CASINO

Churchill Downs casts serious doubt on Illinois racetrack’s future

TAGs: arlington park, churchill downs incorporated, Illinois

churchill-downs-arlington-park-racetrack-futureChurchill Downs Incorporated (CDI) says it won’t pursue a casino license for its Arlington International Racecourse in Illinois, while also casting serious doubt on the track’s long-term future.

On Wednesday, CDI announced that its Arlington property wouldn’t be applying to add slots machines or table games to its race betting operations, based on the company’s belief that the “economic terms” in the new Illinois Gaming Act “do not provide an acceptable financial return and we cannot responsibly proceed.”

CDI said Arlington couldn’t hope to compete with standalone casinos due to its existing contributions to the state’s thoroughbred purse account. CDI claims this obligation would boost Arlington’s effective tax rate as much as one-fifth higher than existing state casinos (including CDI’s majority-owned Rivers Casino Des Plaines).

Illinois approved legislation in June that would allow for six new casinos, online and land-based sports betting, while allowing racetracks to add slots and tables. CDI said Arlington would apply for a sports betting permit and would continue to offer racing in 2020 and 2021 “while longer-term alternatives are explored.”

Beyond that date, CDI is offering no guarantees on Arlington’s future, thanks in part to what it called the “new, unviable horse racing requirements” in the state’s new gaming legislation. CDI said it was mulling all options, including moving Arlington’s racing license to “another community in the Chicagoland area or elsewhere in the state.”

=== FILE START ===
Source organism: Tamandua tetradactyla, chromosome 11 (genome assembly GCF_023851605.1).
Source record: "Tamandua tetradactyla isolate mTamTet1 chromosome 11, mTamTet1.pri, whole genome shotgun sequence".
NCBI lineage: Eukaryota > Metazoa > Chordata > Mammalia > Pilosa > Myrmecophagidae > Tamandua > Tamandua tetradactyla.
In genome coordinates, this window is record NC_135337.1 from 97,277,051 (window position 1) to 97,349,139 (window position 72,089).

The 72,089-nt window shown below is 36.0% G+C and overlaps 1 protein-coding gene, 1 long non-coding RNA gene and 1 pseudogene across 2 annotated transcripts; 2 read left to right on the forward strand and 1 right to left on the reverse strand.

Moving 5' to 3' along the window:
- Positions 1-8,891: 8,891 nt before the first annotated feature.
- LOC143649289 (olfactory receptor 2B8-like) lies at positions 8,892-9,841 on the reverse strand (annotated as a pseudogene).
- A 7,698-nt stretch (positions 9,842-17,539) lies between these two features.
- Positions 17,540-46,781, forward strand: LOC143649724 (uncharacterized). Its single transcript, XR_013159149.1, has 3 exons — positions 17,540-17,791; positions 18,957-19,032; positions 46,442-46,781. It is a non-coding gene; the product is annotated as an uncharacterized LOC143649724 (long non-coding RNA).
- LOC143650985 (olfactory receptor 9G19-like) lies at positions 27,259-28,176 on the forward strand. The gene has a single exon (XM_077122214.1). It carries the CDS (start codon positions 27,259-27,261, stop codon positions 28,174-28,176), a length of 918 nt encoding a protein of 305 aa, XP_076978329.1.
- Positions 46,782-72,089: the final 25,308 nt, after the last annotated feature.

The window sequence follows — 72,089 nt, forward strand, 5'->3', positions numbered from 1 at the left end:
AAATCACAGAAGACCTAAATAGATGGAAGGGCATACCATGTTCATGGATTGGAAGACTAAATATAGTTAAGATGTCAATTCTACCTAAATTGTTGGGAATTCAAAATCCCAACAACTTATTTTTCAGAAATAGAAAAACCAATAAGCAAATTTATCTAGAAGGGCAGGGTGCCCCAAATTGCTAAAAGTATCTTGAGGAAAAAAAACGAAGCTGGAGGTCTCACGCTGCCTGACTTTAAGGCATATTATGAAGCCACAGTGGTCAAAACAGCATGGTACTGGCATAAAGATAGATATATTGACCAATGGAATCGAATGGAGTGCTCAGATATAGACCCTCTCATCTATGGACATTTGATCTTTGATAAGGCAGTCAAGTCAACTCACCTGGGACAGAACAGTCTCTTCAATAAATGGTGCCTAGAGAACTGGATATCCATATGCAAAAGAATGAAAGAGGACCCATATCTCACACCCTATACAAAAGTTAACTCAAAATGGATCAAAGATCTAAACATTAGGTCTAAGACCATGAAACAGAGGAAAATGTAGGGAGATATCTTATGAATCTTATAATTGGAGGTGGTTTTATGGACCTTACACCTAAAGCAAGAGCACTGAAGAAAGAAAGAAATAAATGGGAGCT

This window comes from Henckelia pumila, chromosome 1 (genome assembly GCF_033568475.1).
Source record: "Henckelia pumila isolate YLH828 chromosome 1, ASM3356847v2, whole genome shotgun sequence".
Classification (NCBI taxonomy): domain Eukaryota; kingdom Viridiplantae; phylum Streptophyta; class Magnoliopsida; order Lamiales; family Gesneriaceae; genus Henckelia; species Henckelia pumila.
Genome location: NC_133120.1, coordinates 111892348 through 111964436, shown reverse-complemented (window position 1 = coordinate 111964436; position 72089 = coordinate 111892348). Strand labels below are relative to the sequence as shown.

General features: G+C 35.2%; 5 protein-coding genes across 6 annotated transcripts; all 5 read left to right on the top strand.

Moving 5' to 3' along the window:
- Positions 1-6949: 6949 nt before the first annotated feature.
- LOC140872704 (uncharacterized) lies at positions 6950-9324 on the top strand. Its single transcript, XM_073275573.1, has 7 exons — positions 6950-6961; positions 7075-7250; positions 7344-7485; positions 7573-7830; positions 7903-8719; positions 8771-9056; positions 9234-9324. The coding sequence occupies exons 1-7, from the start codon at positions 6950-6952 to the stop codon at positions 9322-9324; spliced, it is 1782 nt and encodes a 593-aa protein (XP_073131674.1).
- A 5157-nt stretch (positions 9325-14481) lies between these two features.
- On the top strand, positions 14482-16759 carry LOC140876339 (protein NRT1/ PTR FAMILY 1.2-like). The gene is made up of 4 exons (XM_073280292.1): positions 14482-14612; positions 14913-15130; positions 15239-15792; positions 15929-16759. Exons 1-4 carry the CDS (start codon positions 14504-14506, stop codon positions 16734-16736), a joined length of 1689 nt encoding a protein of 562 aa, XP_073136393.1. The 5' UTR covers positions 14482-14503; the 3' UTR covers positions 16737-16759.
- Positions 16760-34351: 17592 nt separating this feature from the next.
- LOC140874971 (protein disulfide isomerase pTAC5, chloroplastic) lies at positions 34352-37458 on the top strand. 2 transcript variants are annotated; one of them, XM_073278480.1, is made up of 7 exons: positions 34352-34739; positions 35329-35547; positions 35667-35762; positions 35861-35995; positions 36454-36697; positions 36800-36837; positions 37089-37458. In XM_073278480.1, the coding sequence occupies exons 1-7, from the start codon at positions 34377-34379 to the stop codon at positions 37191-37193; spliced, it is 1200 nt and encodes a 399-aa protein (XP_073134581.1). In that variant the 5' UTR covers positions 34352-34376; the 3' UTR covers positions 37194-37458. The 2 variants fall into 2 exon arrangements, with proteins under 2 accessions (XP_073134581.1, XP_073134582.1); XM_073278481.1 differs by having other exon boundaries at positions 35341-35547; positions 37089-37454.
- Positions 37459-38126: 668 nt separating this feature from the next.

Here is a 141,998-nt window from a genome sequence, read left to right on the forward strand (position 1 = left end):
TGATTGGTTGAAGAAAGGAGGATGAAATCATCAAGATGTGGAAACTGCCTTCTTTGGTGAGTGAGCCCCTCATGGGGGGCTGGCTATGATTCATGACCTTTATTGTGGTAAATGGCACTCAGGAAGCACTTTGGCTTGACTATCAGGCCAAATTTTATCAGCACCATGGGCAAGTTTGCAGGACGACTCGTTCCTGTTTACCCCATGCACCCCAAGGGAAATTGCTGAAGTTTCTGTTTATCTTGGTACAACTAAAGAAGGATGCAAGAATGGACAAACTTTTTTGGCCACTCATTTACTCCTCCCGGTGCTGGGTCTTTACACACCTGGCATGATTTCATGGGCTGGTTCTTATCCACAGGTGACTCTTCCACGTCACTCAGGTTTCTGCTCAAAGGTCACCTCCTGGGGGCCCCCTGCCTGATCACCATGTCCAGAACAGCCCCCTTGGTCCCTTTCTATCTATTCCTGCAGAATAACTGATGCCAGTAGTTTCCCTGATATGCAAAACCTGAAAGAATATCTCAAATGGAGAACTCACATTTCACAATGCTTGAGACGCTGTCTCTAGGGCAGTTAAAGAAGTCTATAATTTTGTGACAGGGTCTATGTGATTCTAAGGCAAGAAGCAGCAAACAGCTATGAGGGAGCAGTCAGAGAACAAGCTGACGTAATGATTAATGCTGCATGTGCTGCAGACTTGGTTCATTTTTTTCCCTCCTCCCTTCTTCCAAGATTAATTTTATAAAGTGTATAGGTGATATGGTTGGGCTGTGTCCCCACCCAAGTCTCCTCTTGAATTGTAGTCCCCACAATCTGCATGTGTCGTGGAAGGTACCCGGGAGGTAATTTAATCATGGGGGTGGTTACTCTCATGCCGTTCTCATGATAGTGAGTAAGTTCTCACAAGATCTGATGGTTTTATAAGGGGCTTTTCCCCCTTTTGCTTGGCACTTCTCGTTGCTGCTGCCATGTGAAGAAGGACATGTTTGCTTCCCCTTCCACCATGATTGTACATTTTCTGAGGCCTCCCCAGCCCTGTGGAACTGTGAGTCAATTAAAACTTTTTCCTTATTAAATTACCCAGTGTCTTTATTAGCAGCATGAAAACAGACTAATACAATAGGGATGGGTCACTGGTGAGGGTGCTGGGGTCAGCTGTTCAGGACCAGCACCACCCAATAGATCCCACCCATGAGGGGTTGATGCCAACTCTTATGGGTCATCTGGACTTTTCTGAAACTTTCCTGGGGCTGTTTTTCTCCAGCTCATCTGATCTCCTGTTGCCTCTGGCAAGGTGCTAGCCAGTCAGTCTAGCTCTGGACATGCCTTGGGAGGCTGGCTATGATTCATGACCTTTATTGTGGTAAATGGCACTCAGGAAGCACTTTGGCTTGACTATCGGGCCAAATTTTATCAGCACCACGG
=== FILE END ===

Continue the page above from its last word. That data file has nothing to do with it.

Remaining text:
The Illinois Thoroughbred Horsemen’s Association said it was “stunned and profoundly disappointed” by CDI’s announcement. The group said CDI has “snubbed not only the working men and women of thoroughbred racing … but also all of the elected officials [CDI] has so intensely lobbied over the last decade.”

It remains to be seen whether CDI is determined to pull the plug on Arlington’s racing or if the company is just lobbying hard for a more favorable tax and fee structure. The Horsemen’s Association’s Wednesday statement said CDI already enjoyed “enormous financial advantages” from the state, advantages the group now thinks CDI “should be denied.”

CDI’s announcement is also being explained as a way for it to avoid cannibalizing its other Illinois operations. The company previously announced it would apply to expand the Des Plaines casino’s gaming positions from its current 1,200 to the maximum 2k, as well as adding a sportsbook. Last week, CDI said it would pursue a new casino license for a Rivers-branded property in Waukegan, part of the Chicago metropolitan area.

CDI acquired a majority stake in Arlington Park way back in 2000 but land-based race betting has become an increasingly smaller portion of CDI’s overall revenue, thanks to the growth of its TwinSpires online advance deposit wagering site and CDI’s dramatic expansion of its brick-and-mortar casino operations in recent years.

In fact, nearly all the gains of the traditional racing vertical in the second quarter of 2019 came via the addition of a thousand ‘historical racing’ machines (aka slots with a racing theme) at its flagship Churchill Downs track in Kentucky.

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